Does it make one more productive? Yep, For 10 years I managed a group of 6 mechanics and 6 helpers. Those guys worked there asses off for the four hours after lunch. They smoked pot at lunch.
Does it make one healthier? Yep, fights many forms of cancer, helps with glaucoma, helps those with MS. Do a little googling and read up on the medial findings in the last few years.
Does it make one richer? Yep, Multi billion dollar industry in Colorado alone. And it's all CASH as the banks won't take the money.

I'd say all the above answers are proof of enhancement.
 
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Bottom Feeder

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#52
Does it make one wiser? Yep
Does it make one more agile? Yep
Does it make one more productive? Yep
Does it make one healthier? Yep
Does it make one richer? Yep
I'd say all the above answers are proof of enhancement.
Yeah! You're on a roll mtnman,s tell it like it is.
49 years since my first toke. 18 hours since my last one.

BF

Damn, where that 'I don't like' button? [that one's for you , <SLV>]
Agile - yep, I can still touch the floor with the palm of my hand.
 

Mujahideen

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#53
Pot is like fire. Use it correctly and you can benefit, abuse it and you will get burned.

Pot can help me reflect on myself and worry/focus on the important things in life; it can relieve my boredom; it helps me relax and sleep.

Smoke too much and that short term memory starts to go.
 
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mtnman

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#54
Yeah! You're on a roll mtnman,s tell it like it is.
49 years since my first toke. 18 hours since my last one.

BF

Damn, where that 'I don't like' button? [that one's for you , <SLV>]
Agile - yep, I can still touch the floor with the palm of my hand.
18 hours? On a holiday? Dang man get home and get to it! If I tried to put my palm flat on the floor I'd get a concussion from falling on my head.
 

mtnman

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#55
Pot is like fire. Use it correctly and you can benefit, abuse it and you will get burned.

Pot can help me reflect on myself and worry/focus on the important things in life; it can relieve my boredom; it helps me relax and sleep.

Smoke too much and that short term memory starts to go.
I was going to reply...but I forgot what we were talking about...
 

mtnman

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#57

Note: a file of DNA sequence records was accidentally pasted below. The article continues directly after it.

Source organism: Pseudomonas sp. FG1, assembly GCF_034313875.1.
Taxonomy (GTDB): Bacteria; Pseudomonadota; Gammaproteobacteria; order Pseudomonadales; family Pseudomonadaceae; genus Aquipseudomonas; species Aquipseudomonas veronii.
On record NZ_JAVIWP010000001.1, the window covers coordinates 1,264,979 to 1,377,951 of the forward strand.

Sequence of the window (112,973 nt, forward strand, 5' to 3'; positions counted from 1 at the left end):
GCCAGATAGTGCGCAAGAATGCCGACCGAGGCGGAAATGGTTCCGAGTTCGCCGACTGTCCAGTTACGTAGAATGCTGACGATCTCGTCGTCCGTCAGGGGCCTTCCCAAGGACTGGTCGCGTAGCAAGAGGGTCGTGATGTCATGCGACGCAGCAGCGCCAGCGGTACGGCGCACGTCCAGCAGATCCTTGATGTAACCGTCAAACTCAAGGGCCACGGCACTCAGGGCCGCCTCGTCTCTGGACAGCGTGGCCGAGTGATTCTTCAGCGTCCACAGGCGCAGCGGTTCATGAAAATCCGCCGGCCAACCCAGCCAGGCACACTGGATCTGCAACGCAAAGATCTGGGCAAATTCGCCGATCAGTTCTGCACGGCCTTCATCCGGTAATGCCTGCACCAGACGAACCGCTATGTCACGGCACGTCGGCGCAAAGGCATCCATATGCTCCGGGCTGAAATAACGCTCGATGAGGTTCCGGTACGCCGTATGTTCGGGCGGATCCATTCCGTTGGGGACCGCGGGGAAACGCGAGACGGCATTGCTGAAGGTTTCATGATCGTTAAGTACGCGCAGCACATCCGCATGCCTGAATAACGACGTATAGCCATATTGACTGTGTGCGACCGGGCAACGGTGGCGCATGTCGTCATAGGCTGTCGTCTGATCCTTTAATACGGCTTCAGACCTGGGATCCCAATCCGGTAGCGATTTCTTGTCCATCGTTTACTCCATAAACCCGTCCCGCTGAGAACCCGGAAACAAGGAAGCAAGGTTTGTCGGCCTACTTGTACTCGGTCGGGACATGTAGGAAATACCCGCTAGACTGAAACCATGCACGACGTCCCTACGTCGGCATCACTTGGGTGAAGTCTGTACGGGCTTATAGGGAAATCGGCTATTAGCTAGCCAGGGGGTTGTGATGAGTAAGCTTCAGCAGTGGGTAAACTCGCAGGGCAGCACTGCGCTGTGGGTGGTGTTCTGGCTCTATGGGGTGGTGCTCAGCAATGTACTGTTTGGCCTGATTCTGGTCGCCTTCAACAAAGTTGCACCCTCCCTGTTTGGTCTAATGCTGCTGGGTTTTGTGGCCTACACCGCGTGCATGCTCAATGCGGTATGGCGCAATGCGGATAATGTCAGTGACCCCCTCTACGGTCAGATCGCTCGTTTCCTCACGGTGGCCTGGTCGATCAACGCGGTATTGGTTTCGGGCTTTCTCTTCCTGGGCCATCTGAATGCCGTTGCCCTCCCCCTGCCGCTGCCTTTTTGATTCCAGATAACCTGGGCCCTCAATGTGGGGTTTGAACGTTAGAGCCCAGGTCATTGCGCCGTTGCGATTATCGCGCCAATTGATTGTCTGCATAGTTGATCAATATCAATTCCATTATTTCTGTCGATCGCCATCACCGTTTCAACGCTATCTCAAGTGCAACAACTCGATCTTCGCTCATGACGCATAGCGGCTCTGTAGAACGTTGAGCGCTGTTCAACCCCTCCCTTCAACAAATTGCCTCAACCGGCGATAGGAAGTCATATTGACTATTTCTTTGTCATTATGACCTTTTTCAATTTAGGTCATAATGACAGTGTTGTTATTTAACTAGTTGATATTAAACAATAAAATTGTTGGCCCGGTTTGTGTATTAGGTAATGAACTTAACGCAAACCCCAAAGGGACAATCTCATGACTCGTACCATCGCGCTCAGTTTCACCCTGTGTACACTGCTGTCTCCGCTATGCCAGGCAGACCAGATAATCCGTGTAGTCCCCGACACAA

Here's what you get when you partake...

 

5150female

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#60
Enjoy your 420 ..... IMG_20170323_203700.jpg IMG_20170303_193929.jpg
 

hammerhead

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#61
God made marijuana.

No man should be thrown into a cage and have his freedom taken away for growing a plant or being in possession of a nontoxic flower.
Once upon a time, somebody, somewhere said, "See that plant, I think I will try to smoke it." The rest as they say is history.
 

hammerhead

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From the age of 12 to 26 years old, toking was a daily thing. After a 24 year hiatus from marijuana, I took a few hits and my back pain intensified tremendously. A few days later, the all too familiar depression and anxiety appeared. My life is so much better without it.

edit: I have found the topical creams do help with pain relief on the knees and back so mj does have it's medicinal purposes.
 
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Silver Art

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#64
This is just useless rambling but silver hit an intra-day low of $17.76 (Kitco Quote) on 4/20. So maybe today (tonight in Asia) the DOG will start toking and begin claiming its "independence" from JPMorgan. Just a thought...................
 

michael59

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#65
so, after my meet with the attorney I was heading to "TONYS" for a drink. Passed a Polk county cop, just sitting in a parking lot, and ran into some gal in the alley bout my age pulling a hand cart. Yes she asked for change for a pack of sigs. And, yes I complied with a fist full and then I did the unthinkable. I pulled out my cash and flipped her a twenty also. She asked me if I smoke pot, I told her I ain't smoke pot since I was twenty three. So I ventured on and unloosend my screws with some vodka.

Sometimes things do not go as planned and then some times they just blow up when one is in melt down mode. ghee-hawd I was pissed but smokie the weed? no. but happy pot day...oh and it is that christains birth day also....what did they call him? Oh yeah Hitler....
 

mayhem

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#66
That's the thing, marijuana grows naturally in the wild. I could never understand that this has gone on for so long without people pushing back on government. Frankly I'm tired of being told what I can and cannot have by a bunch of cucks in Washington